LIS, Criminal Assizes “B” Hold Stakeholders Forum On Reform Of Naturalization Process


The Liberia Immigration Service (LIS), in collaboration with the Criminal Court “B”, Temple of Justice, is stepping up the reform process on obtaining Liberian citizenship through awareness of the process.

   Speaking Tuesday, March 29, on behalf of all ECOWAS Ambassadors, Guinean Ambassador accredited near Monrovia, Abdoulaye Dore, noted that immigration in Africa is complicated as most neighboring countries have interrelated citizens and, as a result, to identify the difference between those bearing similar names is challenging.

   According to Ambassador Dore, laws are different in various ECOWAS countries, as such citizens traveling to them must abide by them. Therefore, he said he sees it prudent that procedures on naturalization be explained to those seeking citizenship in ECOWAS states.

   At the same time, he said he wants the government to make the fees leading to the process of naturalization and residency permit affordable for all, including low-income earners.

   “If you make the process exorbitant, people will not be able to pay, because we want people to get their original papers,” Ambassador Dore averred.

   For his part, Deputy Justice Minister, Nyante Twan, informed the gathering that the world is changing and Liberia must also change to suit current-day reality.

   He said it is against this backdrop that the need for change in the immigration law becomes important.

   Cllr. Twan further noted that the Liberia Immigration Forum will, at the same time, inform migrants about the laws governing their stay in the country, so they cannot be fooled by anyone.

   Also making a presentation at the forum, Liberia Immigration Commissioner General, Robert Budy, said Liberia’s naturalization process had long been an issue that continues to create an argument, for which according to him, the LIS and Criminal Court “B” see it prudent to inform the public on the process leading to obtaining citizenship.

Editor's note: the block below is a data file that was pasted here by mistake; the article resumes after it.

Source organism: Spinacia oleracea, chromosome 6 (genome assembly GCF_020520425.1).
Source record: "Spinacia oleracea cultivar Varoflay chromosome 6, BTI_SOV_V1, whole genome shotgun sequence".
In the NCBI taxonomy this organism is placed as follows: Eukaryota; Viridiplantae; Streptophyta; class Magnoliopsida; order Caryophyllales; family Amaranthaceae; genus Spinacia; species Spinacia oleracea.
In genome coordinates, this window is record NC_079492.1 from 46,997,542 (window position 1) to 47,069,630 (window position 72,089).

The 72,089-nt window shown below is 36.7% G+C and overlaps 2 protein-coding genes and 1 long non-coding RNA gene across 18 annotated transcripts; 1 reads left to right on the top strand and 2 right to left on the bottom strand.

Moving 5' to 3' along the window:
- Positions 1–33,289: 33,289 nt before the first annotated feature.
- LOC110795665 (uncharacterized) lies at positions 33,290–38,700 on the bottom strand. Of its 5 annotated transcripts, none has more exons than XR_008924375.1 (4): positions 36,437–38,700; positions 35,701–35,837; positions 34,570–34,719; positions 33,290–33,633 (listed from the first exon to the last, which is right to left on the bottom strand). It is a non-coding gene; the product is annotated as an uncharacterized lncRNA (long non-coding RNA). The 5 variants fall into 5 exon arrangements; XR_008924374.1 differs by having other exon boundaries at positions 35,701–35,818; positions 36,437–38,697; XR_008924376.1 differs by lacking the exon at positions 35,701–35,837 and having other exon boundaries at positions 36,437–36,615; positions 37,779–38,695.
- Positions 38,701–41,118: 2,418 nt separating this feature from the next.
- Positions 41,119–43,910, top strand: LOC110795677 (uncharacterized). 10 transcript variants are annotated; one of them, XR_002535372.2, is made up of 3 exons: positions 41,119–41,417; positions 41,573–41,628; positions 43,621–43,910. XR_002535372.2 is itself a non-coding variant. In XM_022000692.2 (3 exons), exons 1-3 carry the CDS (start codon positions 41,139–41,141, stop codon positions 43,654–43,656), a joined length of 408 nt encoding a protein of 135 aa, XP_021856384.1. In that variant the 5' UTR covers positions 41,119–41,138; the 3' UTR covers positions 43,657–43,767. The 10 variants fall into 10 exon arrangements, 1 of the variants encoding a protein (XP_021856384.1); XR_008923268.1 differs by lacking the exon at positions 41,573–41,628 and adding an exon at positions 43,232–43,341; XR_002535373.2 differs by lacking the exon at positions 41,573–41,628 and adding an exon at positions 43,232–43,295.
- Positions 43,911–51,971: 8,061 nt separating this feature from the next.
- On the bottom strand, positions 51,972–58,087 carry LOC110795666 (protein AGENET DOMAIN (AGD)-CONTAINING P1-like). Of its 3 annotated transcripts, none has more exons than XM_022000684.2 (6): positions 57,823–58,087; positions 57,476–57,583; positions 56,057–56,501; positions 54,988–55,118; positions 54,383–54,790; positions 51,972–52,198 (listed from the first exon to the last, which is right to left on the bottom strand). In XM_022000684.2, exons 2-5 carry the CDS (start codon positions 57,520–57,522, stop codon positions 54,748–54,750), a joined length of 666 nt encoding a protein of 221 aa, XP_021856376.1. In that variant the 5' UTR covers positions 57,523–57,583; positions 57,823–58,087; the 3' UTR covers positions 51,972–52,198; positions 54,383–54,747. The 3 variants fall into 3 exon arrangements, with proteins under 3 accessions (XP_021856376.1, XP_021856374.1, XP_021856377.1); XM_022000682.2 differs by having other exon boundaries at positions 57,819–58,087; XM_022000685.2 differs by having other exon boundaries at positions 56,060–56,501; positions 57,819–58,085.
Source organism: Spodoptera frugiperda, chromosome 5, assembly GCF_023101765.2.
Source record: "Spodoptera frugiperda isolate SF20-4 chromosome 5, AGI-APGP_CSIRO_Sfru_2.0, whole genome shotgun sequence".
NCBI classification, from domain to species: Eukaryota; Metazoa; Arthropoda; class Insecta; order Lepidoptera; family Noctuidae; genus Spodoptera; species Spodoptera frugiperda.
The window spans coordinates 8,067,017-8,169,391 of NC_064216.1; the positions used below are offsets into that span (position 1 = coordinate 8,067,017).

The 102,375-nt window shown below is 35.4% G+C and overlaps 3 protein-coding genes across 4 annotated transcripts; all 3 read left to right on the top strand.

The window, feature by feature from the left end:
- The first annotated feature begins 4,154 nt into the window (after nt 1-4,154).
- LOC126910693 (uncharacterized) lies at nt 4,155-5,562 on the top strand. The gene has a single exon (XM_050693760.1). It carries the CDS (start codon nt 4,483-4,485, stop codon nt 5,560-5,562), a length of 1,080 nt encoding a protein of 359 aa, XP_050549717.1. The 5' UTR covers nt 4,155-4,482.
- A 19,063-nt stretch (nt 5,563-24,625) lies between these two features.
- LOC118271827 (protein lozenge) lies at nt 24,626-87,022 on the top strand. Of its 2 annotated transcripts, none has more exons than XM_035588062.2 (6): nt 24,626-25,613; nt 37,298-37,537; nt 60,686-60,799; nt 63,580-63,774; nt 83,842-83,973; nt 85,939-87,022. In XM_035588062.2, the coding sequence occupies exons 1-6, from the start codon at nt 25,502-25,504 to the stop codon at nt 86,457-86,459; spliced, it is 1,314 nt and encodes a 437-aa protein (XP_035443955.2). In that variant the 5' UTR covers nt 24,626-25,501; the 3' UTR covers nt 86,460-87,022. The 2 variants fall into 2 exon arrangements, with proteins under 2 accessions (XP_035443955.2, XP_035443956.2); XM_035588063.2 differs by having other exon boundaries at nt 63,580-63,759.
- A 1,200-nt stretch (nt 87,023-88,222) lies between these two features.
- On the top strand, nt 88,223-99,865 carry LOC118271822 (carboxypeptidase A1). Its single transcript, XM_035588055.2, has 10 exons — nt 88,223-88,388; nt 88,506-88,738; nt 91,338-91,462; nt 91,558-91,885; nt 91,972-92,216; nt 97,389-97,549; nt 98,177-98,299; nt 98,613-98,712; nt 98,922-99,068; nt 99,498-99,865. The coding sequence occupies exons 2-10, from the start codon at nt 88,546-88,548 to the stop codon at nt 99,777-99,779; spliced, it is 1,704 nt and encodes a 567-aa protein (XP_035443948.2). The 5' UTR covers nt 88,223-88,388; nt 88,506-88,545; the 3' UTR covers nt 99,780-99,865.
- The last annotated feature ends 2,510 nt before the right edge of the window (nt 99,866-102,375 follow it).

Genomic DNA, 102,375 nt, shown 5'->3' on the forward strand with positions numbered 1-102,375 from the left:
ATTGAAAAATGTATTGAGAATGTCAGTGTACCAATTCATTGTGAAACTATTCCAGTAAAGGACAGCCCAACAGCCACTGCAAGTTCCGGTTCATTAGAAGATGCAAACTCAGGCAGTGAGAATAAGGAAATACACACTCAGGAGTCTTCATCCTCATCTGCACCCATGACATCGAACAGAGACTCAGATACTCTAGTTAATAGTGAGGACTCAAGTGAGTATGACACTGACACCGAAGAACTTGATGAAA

“Lawful and genuine obtaining of Liberian citizenship begins with the LIS and with all valid documents acceptable to travel through Liberia’s borders,” Commissioner Budy noted.

   According to him, obtaining a Liberian Naturalization Certificate through fraudulent means is punishable under the Laws of Liberia; as such, he wants those seeking citizenship to follow the right process.

   Budy further clarified that the increase in fees charge to obtain Liberian citizenship was discussed and agreed upon by relevant stakeholders.

   Currently, according to Commissioner Budy, there are LIS officers assigned at the Liberia Identification Registry, Birth Certificate Division and Passport Division at the Ministry of Foreign Affairs to ensure the right things are done.

   Meanwhile, Criminal Court “B” Judge, Ceaineh Clinton-Johnson, said there are several aliens across the country carrying citizenship certificate not issued by the court. These people, according to her, are not citizens of Liberia, because they have not complied with the laws of the country.

   “There are unscrupulous people who are issuing certificates to people who do not know how to follow the process, and they are walking around saying they are Liberian citizens when they are not,” Judge Clinton-Johnson underscored.

   She said these people will always face challenges of getting their passports because they will have to come back to the court and pass through the legitimate channel.

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